Traditional medical practice goes scientific
Story: Lucy Adoma Yeboah
n fulfillment of the Traditional Medical Practice Act of 2000 (Act 575), a total of 47 medical herbal practitioners were last week inducted into a professional body at a ceremony in Accra.
That was after the practitioners had completed four years of Medicine at the Kwame Nkrumah University of Science and Technology (KNUST) and two years internship at the Mampong Centre for Scientific Research into Plant Medicine.
The first batch of the group, which were in four batches, completed the programme in 2007 with the last completing this year
The training of the medical herbalists is expected to, among other things, serve as a bridge between the indigenous traditional medicine and the world recognized standards.
The theme for the induction ceremony was “the role of the medical herbalist in healthcare delivery” and is was witnessed by senior officials of the Ghana Health Service (GHS), some members of the Parliamentary Select Committee on Health, health professionals, journalists, relatives of the herbal medical practitioners and well wishers.
As part of the ceremony, the medical herbalists were made to swear the Ghana Medical Herbalist Oath and later presented with Certificates by the Traditional Medicine Practice Council (TMPC), which is under the Ministry of Health, to enable them to practice.
Addressing the graduates, the Deputy Minister of Health, Mr. Robert Joseph Mettle-Munoo, said the scientific training offered the medical herbalists was to enable them to enhance traditional medicine practice in the country, just as was being done in some countries in Asia such as China and India.
He indicated that the GHS was considering ways to engage those cadres of healthcare providers, adding that taking up the challenge would not only “create jobs but also indicate additional positive strides made towards the intended integration of both conventional and non-orthodox medical practices”.
Mr. Mettle-Nunoo pointed out that as a nation with huge herbal/medicinal plant resources, the quest for the development of traditional and alternative medicine could not be over-emphasized.
Undoubtedly, larger segment of the Ghanaian population, according to the World Health Organisation (WHO) statistics, rely on herbal/medicine for the treatment of ailments. The figure stands between 60 and 80 per cent.
But of that, the knowledge of and practice of traditional medicine has over the years been mainly acquired through an informal system, particularly through oral transmission from generation to generation. Thus, practitioners are to large extent illiterates and semi literates, as research has shown.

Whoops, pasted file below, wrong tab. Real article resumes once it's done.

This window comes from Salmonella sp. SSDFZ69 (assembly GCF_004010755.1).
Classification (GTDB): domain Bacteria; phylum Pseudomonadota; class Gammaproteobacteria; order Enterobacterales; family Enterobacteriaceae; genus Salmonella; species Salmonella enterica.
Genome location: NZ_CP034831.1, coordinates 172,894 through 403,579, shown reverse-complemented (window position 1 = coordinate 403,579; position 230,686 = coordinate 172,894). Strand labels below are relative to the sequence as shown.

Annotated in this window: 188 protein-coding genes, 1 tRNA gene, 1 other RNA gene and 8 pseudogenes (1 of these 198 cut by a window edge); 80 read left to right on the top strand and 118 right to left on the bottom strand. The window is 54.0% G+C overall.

With the induction of the medical herbalists, Ghana is poised to move higher in the area of healthcare delivery and to meet international or acceptable standards.
On that basis, the introduction of the training programme BSc (Herbal Medicine) at the KNUST is welcome.
As part of his speech, Mr. Mettle Nunoo, said there was the need to scale up activities in research and development in medicinal plants, coupled with clinical trials, as a means of achieving substantial results in developing the country’s own herbal products and practice in general.
The deputy minister spent in the long period the practitioners spent in school was to equip them effectively to complement the health sector in healthcare delivery.
He noted that majority of Ghanaians preferred herbal medicine, for which reason the practitioners should ensure that they made their services and the various traditional medicines they had been trained to administer available to the people.
Mr. Mettle-Nunoo urged them not to look down on indigenous herbal practitioners who had been in the practice for years to encourage the exchange of ideas from both sides.
The Registrar of the TMPC, Mr. F. K. Hiortsi-Akakpo, observed that all traditional and alternative medicine practice groups, including herbalists, needed attention, support and professional capacity development as deemed reasonable and called for support for all the various groups.
He said any plans, programmes and activities organized by the council would, as informed by the enabling statutes – the Traditional Medicine Practice Act of 2000 (Act 575) – be developed and executed with the involvement of stakeholders, where necessary.
The Chairman for the occasion, Togbe-ga Debra IV, called on the Ministry of Health to establish satellite herbal clinics at the district level where the medical herbalists and those who would come after them could be engaged to care for patients who preferred traditional herbal treatment.
With the induction of the medical herbalists into practice, the country has set the education and sensitisation on advancement herbal medicine to continue to practice rolling. It therefore behoves on the medical herbalist to continue to work hard to advance herbal medicine practice and help achieve the expected results.
Daily Graphic Page: 19 Wednesday, December 8, 2010